As part of our collections online programme bringing greater online access to our collections over the next three years, including the addition of over 90,000 objects. Project Assistant, Ed, talks us through his work with the Museum’s Roman coin collection: The Museum’s Roman collection boasts some very fine examples of bronze, silver and gold coinage, and traces the history of Rome from the Republic, through the rise and eventual decline of the Empire, and culminates in the ascendancy of Byzantium. The collection spans a period of no-less than seven centuries and represents over 100 different emperors, empresses, princes, rebels and […]
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The story of London Tweed
So this is how the story goes. In 1826 a London merchant decides to buy some cloth from a weaver in Hawick, a town in the Scottish borders famous for its cloth production. Very happy with his order, he decides to get some more but – crucially – misreads the weaver’s dashed handwriting. Instead of ‘twill’ this Londoner reads ‘tweed’, and assumes this new cloth must take after the River Tweed which runs fast and clear through the textile areas of lower Scotland. ‘Tweed’ and not ’twill’ has been the term used ever since.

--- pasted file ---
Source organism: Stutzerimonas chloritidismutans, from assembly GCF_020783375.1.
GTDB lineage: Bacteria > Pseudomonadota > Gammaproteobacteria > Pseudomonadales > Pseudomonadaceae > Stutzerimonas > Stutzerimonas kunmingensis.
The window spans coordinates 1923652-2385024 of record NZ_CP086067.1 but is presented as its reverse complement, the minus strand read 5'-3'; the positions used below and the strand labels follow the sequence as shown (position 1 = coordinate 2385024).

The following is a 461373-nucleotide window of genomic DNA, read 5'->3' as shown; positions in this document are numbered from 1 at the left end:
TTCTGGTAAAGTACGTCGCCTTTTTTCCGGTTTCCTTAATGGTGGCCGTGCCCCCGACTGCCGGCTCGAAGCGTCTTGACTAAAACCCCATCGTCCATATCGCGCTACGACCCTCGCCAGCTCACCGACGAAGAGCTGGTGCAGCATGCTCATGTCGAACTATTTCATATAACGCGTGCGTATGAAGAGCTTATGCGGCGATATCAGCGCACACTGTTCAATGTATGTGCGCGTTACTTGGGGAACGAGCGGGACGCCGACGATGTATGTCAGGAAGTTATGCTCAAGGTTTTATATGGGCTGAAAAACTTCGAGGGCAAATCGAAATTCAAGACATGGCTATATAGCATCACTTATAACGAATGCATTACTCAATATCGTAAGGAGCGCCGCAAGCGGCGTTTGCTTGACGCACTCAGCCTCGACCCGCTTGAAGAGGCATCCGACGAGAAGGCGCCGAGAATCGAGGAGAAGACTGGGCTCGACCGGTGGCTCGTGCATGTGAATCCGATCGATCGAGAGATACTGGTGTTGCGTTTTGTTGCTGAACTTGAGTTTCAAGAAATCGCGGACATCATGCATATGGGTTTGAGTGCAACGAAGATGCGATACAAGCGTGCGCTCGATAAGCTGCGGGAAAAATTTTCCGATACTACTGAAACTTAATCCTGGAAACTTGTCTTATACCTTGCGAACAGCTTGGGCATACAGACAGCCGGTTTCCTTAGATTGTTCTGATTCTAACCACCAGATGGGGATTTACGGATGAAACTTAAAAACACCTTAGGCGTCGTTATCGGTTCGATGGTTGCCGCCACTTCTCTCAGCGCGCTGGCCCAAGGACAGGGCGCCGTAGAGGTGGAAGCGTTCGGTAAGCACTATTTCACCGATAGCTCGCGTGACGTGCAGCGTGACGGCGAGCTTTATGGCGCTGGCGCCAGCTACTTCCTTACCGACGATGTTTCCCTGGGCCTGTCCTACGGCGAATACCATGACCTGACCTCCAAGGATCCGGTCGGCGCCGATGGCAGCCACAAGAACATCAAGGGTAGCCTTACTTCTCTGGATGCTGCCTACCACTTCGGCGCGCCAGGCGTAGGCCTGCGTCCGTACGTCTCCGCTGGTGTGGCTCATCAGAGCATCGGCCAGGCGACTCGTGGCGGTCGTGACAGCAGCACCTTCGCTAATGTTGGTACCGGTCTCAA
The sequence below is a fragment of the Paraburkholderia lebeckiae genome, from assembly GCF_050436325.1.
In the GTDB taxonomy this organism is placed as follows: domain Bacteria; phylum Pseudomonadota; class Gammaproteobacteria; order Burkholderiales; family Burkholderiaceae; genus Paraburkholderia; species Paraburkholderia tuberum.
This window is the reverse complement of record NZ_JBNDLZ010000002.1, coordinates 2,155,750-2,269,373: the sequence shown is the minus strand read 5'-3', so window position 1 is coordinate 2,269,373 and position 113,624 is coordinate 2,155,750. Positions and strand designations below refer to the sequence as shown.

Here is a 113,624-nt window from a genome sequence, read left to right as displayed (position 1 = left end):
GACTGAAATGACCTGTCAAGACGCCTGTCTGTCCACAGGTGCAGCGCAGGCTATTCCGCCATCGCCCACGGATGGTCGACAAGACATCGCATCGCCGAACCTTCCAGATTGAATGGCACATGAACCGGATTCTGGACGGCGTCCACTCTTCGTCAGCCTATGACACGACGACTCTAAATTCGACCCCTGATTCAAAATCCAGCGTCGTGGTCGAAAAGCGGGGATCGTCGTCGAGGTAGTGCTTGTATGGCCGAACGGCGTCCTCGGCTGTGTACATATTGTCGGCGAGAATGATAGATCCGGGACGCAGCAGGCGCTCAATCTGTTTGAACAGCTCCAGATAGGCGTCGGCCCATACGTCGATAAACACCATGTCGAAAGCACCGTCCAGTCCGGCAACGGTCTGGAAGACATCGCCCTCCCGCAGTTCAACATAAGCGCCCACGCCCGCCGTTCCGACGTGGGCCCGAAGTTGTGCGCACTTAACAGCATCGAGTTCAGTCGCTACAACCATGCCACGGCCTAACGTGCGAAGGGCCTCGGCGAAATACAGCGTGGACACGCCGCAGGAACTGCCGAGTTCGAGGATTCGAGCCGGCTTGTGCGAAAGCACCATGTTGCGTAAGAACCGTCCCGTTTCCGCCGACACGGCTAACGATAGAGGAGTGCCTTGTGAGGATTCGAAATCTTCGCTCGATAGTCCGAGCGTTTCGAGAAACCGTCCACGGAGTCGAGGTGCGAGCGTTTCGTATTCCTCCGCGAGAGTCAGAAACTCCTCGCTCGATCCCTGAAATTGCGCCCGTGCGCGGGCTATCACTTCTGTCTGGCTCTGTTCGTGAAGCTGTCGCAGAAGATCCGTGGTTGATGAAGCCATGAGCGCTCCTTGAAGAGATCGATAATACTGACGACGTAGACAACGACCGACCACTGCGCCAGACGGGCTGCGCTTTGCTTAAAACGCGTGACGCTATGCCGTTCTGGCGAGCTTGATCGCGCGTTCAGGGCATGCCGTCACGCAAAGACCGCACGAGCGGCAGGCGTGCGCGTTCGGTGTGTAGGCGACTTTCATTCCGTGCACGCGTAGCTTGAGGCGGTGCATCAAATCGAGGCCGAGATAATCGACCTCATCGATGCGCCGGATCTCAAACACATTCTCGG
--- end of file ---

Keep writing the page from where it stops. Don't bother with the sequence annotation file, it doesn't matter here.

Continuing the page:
Who’s the best Holmes? Who’s the best Watson?
View image | gettyimages.com Many actors have taken on the iconic roles of Holmes and Watson, but who did it best? This January and February, we’re inviting Sherlockians to join in the debate and state their case. So, who’s your favourite? Buy tickets for Who’s the best Holmes? / Who’s the best Watson?
A few weeks ago I found myself surrounded by fascists. I was on my way to the West End when at Tower Hill station a large group of French-speaking men with assorted girlfriends and wives (I presume) entered my tube carriage.